MDIBL event today highlights ‘reverse brain drain’

Posted Aug. 04, 2014, at 8:49 a.m.

A powerful partnership in scientific research; College of the Atlantic lauds $18.4M workforce training grant at MDI Biological Laboratory today

BAR HARBOR, Maine — The receipt of $18.4 million in grant funding from the National Institutes of Health to MDI Biological Laboratory represents “reverse brain drain” that will strengthen biomedical research and workforce training in Maine while continuing to provide unparalleled research opportunities to College of the Atlantic students.

At an event at 12:30 p.m. Monday today at the MDIBL research campus in Bar Harbor, representatives of several institutions will talk about how the new $18.4 million in funds from the Maine IDeA Network for Biomedical Research Excellence (INBRE) program will support research fellowships that lead to high quality, high-paying scientific research jobs in Maine.

INBRE is an NIH-supported network of 13 Maine institutions in which COA has actively participated since 2002.

The goal of INBRE is to strengthen Maine’s capacity to conduct cutting-edge biomedical research. Thanks to INBRE funds, more than 100 COA students have worked in classrooms and done research with investigators at MDIBL and the Jackson Laboratory in the past 13 years.

“Programs like INBRE go a long way toward building an innovation economy in Maine,” said College of the Atlantic President Darron Collins ‘92. “This new grant will extend the groundbreaking work at MDIBL. It will strengthen the bond among great MDI research institutions. And it will provide Maine a conduit of great young scientific talent from colleges like COA.”

INBRE funds have allowed COA undergraduates to interact with scientists at The Jackson Laboratory and MDI Biological Laboratory, and guest faculty members from these laboratories enrich COA courses by leading hands-on instruction, including techniques in molecular genetics and developmental biology, Collins said.

“The experience has definitely provided me with knowledge and skills that would aid with furthering my education,” said Roshni Mangar ‘15, a COA student and 2014 INBRE participant who studied the effects of pro-oxidant chemicals on the development of zebrafish while on an INBRE-funded fellowship at MDIBL this summer.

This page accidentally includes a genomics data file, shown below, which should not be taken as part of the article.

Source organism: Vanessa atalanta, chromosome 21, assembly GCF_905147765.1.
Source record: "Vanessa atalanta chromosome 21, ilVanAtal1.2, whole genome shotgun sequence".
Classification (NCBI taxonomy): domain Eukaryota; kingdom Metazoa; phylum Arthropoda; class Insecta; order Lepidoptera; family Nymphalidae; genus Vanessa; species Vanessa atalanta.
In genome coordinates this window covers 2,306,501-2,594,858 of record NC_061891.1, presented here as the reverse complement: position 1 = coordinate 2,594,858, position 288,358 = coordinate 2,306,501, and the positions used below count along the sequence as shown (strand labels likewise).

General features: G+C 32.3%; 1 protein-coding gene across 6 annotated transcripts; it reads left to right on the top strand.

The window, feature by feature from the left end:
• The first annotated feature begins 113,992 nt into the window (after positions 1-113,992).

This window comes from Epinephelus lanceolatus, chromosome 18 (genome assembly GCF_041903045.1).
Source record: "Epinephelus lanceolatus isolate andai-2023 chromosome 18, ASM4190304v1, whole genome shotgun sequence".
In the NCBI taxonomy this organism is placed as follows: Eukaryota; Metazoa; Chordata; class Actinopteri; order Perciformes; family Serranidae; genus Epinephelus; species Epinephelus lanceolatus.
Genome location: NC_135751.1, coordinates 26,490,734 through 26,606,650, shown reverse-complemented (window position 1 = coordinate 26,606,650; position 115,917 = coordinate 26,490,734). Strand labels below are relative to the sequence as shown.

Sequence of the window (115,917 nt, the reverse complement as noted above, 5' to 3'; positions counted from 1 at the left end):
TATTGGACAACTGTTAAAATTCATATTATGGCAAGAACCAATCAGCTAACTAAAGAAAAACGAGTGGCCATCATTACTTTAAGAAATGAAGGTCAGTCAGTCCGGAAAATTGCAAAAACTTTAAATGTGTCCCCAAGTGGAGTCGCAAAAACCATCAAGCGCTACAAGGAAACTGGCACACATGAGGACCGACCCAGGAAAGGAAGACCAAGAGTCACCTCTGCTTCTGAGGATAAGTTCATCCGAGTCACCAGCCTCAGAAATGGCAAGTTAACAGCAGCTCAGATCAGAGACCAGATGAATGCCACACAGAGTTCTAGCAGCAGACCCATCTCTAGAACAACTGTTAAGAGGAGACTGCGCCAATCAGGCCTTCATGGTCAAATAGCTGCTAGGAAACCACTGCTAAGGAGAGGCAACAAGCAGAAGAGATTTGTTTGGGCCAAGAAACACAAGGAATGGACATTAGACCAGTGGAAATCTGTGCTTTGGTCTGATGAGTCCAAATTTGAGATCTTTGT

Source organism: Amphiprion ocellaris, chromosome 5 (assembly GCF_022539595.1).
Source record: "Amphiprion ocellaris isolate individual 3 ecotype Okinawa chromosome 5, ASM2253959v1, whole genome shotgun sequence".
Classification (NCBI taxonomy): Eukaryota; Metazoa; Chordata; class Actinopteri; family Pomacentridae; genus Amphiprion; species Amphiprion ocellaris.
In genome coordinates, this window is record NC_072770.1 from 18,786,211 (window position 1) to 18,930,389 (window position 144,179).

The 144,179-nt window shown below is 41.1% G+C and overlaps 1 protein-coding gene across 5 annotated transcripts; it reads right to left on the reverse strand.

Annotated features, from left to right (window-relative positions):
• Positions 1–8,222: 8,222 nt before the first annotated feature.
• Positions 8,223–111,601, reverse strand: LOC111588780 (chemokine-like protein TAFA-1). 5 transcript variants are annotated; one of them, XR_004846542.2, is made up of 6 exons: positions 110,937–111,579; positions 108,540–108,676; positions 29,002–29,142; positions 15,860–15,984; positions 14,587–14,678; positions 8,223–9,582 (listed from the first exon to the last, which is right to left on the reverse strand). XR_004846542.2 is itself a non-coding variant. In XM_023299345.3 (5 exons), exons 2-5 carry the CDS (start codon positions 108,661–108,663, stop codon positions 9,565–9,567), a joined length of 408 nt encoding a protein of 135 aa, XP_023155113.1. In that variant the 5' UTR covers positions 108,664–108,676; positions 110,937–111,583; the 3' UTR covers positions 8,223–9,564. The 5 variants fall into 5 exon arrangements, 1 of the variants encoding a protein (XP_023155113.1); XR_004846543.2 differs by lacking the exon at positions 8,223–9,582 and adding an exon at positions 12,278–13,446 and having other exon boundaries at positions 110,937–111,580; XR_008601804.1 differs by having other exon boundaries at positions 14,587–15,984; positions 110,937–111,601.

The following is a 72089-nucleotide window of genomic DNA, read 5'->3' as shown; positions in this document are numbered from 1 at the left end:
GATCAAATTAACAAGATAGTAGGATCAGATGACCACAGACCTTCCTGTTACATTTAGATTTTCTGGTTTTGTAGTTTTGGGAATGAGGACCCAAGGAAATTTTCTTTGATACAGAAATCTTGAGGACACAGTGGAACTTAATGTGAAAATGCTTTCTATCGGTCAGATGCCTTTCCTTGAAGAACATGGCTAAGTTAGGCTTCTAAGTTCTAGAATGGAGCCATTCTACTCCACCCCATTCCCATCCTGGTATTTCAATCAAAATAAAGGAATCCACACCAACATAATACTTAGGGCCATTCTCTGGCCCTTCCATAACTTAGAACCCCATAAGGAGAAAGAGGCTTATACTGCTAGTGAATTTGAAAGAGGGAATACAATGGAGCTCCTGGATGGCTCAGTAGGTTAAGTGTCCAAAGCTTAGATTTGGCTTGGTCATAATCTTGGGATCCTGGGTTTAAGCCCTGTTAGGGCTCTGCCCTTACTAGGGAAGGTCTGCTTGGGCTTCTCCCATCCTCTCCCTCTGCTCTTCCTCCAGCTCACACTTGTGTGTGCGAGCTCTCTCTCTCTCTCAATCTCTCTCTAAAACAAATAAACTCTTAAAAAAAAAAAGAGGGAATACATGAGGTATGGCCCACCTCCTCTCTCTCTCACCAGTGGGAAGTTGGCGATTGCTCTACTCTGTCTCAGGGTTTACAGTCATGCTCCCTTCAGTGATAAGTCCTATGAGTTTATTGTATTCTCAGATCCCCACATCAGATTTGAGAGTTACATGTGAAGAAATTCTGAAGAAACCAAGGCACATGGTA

Paul Smith ‘11, went on to become a research associate at the Flatley Discovery Laboratory in Charlestown, Mass., working to conduct drug discovery research in an attempt to cure cystic fibrosis.

“My education at COA coupled with my INBRE training in genomics, bioinformatics, and traditional mammalian genetics made adapting and learning the principles of medicinal and medical chemistry, high-throughput cell-based fluorescent screening, cell culture, and drug discovery easy,” Smith said in an update e-mailed to the college. “INBRE builds scientific intuition through partnership and mentoring, not just cutting-edge science training.”

COA has used INBRE funding to add modern on-campus genetic laboratory components in cellular and molecular biology, genetics, and biochemistry. COA also has upgraded computer laboratory facilities for classes in introductory cellular and molecular biology, biochemistry, statistics, calculus, and programming.

“At COA, 17% of our students are from Maine but over 30% remain in this great state,” Collins said. “We are a perfect example of reverse brain drain, and INBRE has been an important engine behind that.”

Collins will detail the career paths of some of the 100-plus College of the Atlantic students who have benefited from INBRE funding, at an event at 12:30 p.m. Monday, Aug. 4 at the MDIBL research campus in Bar Harbor.

Yuka Takemon, a 2014 College of the Atlantic graduate and current Jackson Laboratory research assistant, will also be on hand to talk about the benefits of INBRE.

College of the Atlantic was founded in 1969 on the premise that education should go beyond understanding the world as it is, to enabling students to actively shape its future. A leader in experiential education and environmental stewardship, COA has pioneered a distinctive interdisciplinary approach to learning—human ecology—that develops the kinds of creative thinkers and doers needed by all sectors of society in addressing the compelling and growing needs of our world. For more, visit

This post was contributed by a community member. Submit your news →